American Heritage® Dictionary of the English Language, Fourth Edition
- adj. Of or relating to hydrostatics.
Century Dictionary and Cyclopedia
- Pertaining to or in accordance with the principles of the equilibrium of fluids; relating to hydrostatics. Also hydrostatical.
- In phytogeography, taking place under conditions of substantially uniform wetness: said of a succession of vegetations.
- adj. physics Of or relating to hydrostatics.
- adj. Of or relating to fluids, especially to the pressure that they exert or transmit.
GNU Webster's 1913
- adj. Of or relating to hydrostatics; pertaining to, or in accordance with, the principles of the equilibrium of fluids.
- adj. relating to fluids at rest or to the pressures they exert or transmit
- hydro- + static (Wiktionary)
“Phoenixville Ironworks, is thus described: 'The principle on which it acts is that of hydrostatic pressure, or, more properly, _hydrostatic resistance_.”
“A heavy bullet that is too narrow to leave a large wound channel thus lacking in hydrostatic shock, odds are it will tumble upon impact, kicks like a mule, no real advantage over a 30-06 with heavy loads and it [‘s appeals mainly to the feeble minded fad got to have it that believes anything.”
“Investigators believe that pipeline owner PG&E Corp. could have identified the defects if it had conducted a water-pressure test, known as hydrostatic testing, on the line before it was put into service.”
“The term hydrostatic shock describes the observation that a penetrating projectile can produce remote wounding and incapacitating effects in living targets, in addition to local effects ...”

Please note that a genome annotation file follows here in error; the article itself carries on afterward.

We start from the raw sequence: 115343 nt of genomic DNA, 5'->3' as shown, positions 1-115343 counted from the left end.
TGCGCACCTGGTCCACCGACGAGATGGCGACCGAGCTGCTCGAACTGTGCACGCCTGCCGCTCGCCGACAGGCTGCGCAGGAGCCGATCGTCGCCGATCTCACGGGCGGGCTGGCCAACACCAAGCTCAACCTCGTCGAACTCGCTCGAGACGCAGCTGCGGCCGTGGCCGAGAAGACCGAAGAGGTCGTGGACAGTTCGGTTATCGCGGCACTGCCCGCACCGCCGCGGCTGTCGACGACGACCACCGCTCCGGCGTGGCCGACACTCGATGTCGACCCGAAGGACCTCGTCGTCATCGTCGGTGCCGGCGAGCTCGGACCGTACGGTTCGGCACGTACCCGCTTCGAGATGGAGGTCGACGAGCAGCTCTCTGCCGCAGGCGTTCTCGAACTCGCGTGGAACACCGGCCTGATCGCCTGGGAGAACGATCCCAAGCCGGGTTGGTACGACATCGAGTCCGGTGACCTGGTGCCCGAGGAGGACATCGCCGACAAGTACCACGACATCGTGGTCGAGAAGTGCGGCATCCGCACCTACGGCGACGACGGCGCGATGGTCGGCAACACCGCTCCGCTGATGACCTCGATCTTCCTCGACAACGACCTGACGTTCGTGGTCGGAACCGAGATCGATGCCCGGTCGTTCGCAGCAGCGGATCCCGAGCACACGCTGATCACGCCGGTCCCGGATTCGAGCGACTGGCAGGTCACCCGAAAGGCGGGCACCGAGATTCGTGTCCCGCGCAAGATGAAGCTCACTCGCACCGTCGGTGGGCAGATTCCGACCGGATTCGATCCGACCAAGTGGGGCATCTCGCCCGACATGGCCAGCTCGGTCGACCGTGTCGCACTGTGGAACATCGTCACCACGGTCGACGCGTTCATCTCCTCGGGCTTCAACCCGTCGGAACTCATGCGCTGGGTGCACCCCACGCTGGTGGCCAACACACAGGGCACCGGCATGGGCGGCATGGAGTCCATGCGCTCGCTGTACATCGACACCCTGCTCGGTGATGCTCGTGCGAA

“The reason Pluto is not a "big rock" and different from most other objects in the Kuiper Belt is that it has achieved a state known as hydrostatic equilibrium.”
“The matrix , referred to as the hydrostatic matrix, represents the discrete approximation to the hydrostatic integral and is left unspecified for now.”
“A highly accurate version is underwater weighing, also known as hydrostatic weighing.”
“The old scientific principle known as the hydrostatic paradox, according to which a pressure applied at any point of an inclosed mass of liquid is transmitted unaltered to every other point, has been singularly fruitful in practical applications.”
“The familiar experiment, called the hydrostatic paradox, in which a capillary column of water balances the ocean, is the symbol of the relation of one man to the whole family of men.”
“He is to be credited with the explanation of the so-called hydrostatic paradox.”
These user-created lists contain the word ‘hydrostatic’.
slowing down or stopping
A roster of adjectives that infrequently surface in typical conversation and writing. Many are dredged from scientific or other technical jargon or sieved from examples of disused archaic forms.
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